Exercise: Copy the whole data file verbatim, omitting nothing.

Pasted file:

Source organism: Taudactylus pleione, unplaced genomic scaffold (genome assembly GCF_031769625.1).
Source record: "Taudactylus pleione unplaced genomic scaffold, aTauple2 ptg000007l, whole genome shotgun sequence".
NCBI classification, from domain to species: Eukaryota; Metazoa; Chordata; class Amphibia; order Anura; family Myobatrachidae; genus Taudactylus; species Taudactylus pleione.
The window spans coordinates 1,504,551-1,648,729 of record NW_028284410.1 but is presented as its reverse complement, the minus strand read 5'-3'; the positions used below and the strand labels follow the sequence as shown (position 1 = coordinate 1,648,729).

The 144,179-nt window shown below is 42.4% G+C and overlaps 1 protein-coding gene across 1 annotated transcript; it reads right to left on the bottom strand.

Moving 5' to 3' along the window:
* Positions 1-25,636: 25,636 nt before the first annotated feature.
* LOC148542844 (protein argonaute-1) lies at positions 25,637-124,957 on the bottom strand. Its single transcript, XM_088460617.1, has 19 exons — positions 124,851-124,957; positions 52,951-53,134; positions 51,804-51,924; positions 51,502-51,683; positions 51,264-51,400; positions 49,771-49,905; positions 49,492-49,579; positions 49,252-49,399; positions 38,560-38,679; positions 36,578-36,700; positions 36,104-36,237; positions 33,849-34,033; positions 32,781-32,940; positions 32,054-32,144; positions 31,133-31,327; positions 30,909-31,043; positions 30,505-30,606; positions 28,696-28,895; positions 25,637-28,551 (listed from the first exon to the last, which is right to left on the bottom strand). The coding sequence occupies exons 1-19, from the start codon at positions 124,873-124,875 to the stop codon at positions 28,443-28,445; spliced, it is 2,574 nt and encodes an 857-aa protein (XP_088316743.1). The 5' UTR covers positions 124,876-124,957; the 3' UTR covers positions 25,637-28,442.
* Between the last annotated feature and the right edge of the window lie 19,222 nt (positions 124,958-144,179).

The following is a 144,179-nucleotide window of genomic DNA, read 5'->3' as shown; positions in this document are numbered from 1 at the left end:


Source organism: Taudactylus pleione, unplaced genomic scaffold (genome assembly GCF_031769625.1).
Source record: "Taudactylus pleione unplaced genomic scaffold, aTauple2 ptg000007l, whole genome shotgun sequence".
NCBI classification, from domain to species: Eukaryota; Metazoa; Chordata; class Amphibia; order Anura; family Myobatrachidae; genus Taudactylus; species Taudactylus pleione.
The window spans coordinates 1,504,551-1,648,729 of record NW_028284410.1 but is presented as its reverse complement, the minus strand read 5'-3'; the positions used below and the strand labels follow the sequence as shown (position 1 = coordinate 1,648,729).

The 144,179-nt window shown below is 42.4% G+C and overlaps 1 protein-coding gene across 1 annotated transcript; it reads right to left on the bottom strand.

Moving 5' to 3' along the window:
* Positions 1-25,636: 25,636 nt before the first annotated feature.
* LOC148542844 (protein argonaute-1) lies at positions 25,637-124,957 on the bottom strand. Its single transcript, XM_088460617.1, has 19 exons — positions 124,851-124,957; positions 52,951-53,134; positions 51,804-51,924; positions 51,502-51,683; positions 51,264-51,400; positions 49,771-49,905; positions 49,492-49,579; positions 49,252-49,399; positions 38,560-38,679; positions 36,578-36,700; positions 36,104-36,237; positions 33,849-34,033; positions 32,781-32,940; positions 32,054-32,144; positions 31,133-31,327; positions 30,909-31,043; positions 30,505-30,606; positions 28,696-28,895; positions 25,637-28,551 (listed from the first exon to the last, which is right to left on the bottom strand). The coding sequence occupies exons 1-19, from the start codon at positions 124,873-124,875 to the stop codon at positions 28,443-28,445; spliced, it is 2,574 nt and encodes an 857-aa protein (XP_088316743.1). The 5' UTR covers positions 124,876-124,957; the 3' UTR covers positions 25,637-28,442.
* Between the last annotated feature and the right edge of the window lie 19,222 nt (positions 124,958-144,179).

The following is a 144,179-nucleotide window of genomic DNA, read 5'->3' as shown; positions in this document are numbered from 1 at the left end: